Have you noticed that one of the most frequently repeated commands in the Bible is to remember?

Here is tiny selection of those commands:

Remember that you were slaves in Egypt and that the Lord your God brought you out of there with a mighty hand and an outstretched arm. Deuteronomy 5:15

Remember that you were slaves in Egypt and the Lord your God redeemed you. Deuteronomy 15:15

Remember the wonders he has done, his miracles, and the judgments he pronounced, 1 Chronicles 16:12

And he took bread, gave thanks and broke it, and gave it to them, saying, “This is my body given for you; do this in remembrance of me.” Luke 22:19

Remember Jesus Christ, raised from the dead, descended from David. This is my gospel, 2 Tim 2:8

Remember, therefore, what you have received and heard; hold it fast, and repent Revelation 3:3

This continual command to remember, isn’t about nostalgia.

I think as God’s people we are commanded to remember for several reasons.

Firstly, it reminds us of God’s faithfulness to His people and so should stir up in us gratitude. Remembering what God has done for His people and for us, in the past, should give us grateful hearts in the here and now.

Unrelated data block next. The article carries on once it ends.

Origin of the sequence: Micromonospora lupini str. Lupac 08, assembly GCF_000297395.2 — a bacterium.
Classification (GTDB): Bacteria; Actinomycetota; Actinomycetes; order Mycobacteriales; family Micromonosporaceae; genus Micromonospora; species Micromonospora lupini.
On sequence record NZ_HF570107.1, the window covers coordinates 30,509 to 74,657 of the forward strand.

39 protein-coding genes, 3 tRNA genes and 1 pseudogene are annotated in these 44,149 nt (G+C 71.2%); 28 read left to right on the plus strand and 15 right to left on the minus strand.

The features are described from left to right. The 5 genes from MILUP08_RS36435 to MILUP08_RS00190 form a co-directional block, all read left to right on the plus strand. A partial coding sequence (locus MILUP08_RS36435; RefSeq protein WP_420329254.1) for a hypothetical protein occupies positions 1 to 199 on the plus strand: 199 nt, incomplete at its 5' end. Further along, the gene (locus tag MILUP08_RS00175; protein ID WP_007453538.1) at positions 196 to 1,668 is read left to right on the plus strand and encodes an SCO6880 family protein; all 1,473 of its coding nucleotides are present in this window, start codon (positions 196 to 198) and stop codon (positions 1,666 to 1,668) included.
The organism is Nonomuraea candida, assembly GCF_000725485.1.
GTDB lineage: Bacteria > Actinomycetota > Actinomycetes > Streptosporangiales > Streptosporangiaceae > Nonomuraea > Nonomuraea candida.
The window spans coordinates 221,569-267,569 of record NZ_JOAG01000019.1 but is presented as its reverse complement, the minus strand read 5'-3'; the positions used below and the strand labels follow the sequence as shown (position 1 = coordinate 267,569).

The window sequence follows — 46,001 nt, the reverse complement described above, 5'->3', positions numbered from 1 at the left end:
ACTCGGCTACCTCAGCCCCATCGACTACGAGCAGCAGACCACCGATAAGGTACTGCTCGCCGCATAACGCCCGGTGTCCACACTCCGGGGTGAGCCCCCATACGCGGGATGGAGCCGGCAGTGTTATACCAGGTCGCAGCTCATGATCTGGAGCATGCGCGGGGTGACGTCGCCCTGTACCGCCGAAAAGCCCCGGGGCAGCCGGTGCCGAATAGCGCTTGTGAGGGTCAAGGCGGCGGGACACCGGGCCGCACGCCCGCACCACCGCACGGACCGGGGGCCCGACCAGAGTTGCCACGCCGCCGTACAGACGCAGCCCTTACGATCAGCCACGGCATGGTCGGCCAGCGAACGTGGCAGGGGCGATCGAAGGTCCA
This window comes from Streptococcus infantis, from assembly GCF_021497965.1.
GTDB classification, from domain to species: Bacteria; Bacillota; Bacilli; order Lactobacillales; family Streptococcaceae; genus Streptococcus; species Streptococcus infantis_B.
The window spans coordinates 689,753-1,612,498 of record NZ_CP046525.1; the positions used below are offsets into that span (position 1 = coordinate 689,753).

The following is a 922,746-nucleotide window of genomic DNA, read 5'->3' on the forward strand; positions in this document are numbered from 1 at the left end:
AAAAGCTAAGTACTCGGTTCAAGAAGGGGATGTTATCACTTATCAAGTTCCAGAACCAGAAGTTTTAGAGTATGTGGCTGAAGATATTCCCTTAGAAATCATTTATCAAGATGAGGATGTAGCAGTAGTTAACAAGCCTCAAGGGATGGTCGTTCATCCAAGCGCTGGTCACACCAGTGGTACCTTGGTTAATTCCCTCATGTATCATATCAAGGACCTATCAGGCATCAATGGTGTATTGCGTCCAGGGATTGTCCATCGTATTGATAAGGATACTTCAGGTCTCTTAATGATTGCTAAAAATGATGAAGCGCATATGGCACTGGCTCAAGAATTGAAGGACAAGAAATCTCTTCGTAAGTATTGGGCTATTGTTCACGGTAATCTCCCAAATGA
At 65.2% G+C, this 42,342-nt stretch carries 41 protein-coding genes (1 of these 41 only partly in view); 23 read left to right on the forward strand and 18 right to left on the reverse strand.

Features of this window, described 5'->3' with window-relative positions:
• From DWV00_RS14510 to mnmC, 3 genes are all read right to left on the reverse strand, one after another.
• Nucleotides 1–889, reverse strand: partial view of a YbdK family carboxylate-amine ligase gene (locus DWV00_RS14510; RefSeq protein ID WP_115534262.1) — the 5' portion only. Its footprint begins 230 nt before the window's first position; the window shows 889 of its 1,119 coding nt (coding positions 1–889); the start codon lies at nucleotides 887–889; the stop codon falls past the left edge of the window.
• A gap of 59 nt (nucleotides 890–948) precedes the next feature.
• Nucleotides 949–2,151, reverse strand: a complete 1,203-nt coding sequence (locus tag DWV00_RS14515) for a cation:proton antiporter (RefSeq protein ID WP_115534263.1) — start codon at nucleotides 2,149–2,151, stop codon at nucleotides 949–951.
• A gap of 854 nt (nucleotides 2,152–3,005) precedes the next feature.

Secondly, remembering should inspire and strengthen our faith. As we remember what the Lord has done in the past and that He is the same, yesterday, today, and forever, we are reminded that He can do for us what He has done for others in the past.

The third thing that remembering does is sort of difficult to explain because it comes from a Hebrew worldview that is very different from our own. Here is how writer Skye Jethani explains it:

“The Hebrew understanding of remembrance, however, was very different from our own. It was far more than a cognitive exercise or recollection. Paul Bradshaw, a theologian, puts it this way: “In the Jewish world, remembrance was not a purely mental activity … it was not simply about nostalgia for the past … but about asking God to remember His people and complete His saving purpose today.” To remember meant to bring all the power from the past event into the present.”

This partly explains what happens as we remember Christ’s sacrifice at the Lord’s Supper. We are certainly not repeating that sacrifice but as we remember the Cross of Christ, the atonement,  its power through the Holy Spirit is present in the here and now in a tangible and accessible way. I think this might explain why people often experience “spiritual breakthroughs” at communion.

Here is something else to remember, this is a command not a suggestion, so this week, don’t forget to remember!

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